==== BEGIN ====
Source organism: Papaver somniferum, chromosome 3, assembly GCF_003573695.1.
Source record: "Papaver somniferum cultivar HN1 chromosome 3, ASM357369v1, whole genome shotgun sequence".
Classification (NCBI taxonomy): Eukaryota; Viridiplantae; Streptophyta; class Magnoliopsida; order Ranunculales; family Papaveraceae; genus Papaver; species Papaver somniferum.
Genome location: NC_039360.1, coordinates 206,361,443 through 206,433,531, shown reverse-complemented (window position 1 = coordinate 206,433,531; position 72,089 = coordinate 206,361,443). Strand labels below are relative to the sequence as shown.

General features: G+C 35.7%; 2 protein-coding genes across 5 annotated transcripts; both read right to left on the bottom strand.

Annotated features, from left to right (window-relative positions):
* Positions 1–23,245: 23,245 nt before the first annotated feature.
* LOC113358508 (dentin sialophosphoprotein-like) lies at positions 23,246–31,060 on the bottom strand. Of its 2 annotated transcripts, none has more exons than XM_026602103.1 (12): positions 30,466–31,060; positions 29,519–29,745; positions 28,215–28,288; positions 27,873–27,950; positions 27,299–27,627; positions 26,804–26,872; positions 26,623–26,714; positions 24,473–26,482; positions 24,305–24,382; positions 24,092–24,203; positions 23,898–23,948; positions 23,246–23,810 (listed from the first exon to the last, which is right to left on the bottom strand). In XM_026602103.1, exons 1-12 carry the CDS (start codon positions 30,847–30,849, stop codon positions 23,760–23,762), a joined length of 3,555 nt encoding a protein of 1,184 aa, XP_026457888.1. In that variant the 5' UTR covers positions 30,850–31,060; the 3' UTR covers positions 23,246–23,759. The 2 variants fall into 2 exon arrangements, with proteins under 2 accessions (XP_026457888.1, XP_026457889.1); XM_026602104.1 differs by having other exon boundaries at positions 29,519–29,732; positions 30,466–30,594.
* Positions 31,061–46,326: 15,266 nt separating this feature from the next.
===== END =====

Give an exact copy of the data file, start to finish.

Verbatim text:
Source organism: Papaver somniferum, chromosome 3, assembly GCF_003573695.1.
Source record: "Papaver somniferum cultivar HN1 chromosome 3, ASM357369v1, whole genome shotgun sequence".
Classification (NCBI taxonomy): Eukaryota; Viridiplantae; Streptophyta; class Magnoliopsida; order Ranunculales; family Papaveraceae; genus Papaver; species Papaver somniferum.
Genome location: NC_039360.1, coordinates 206,361,443 through 206,433,531, shown reverse-complemented (window position 1 = coordinate 206,433,531; position 72,089 = coordinate 206,361,443). Strand labels below are relative to the sequence as shown.

General features: G+C 35.7%; 2 protein-coding genes across 5 annotated transcripts; both read right to left on the bottom strand.

Annotated features, from left to right (window-relative positions):
* Positions 1–23,245: 23,245 nt before the first annotated feature.
* LOC113358508 (dentin sialophosphoprotein-like) lies at positions 23,246–31,060 on the bottom strand. Of its 2 annotated transcripts, none has more exons than XM_026602103.1 (12): positions 30,466–31,060; positions 29,519–29,745; positions 28,215–28,288; positions 27,873–27,950; positions 27,299–27,627; positions 26,804–26,872; positions 26,623–26,714; positions 24,473–26,482; positions 24,305–24,382; positions 24,092–24,203; positions 23,898–23,948; positions 23,246–23,810 (listed from the first exon to the last, which is right to left on the bottom strand). In XM_026602103.1, exons 1-12 carry the CDS (start codon positions 30,847–30,849, stop codon positions 23,760–23,762), a joined length of 3,555 nt encoding a protein of 1,184 aa, XP_026457888.1. In that variant the 5' UTR covers positions 30,850–31,060; the 3' UTR covers positions 23,246–23,759. The 2 variants fall into 2 exon arrangements, with proteins under 2 accessions (XP_026457888.1, XP_026457889.1); XM_026602104.1 differs by having other exon boundaries at positions 29,519–29,732; positions 30,466–30,594.
* Positions 31,061–46,326: 15,266 nt separating this feature from the next.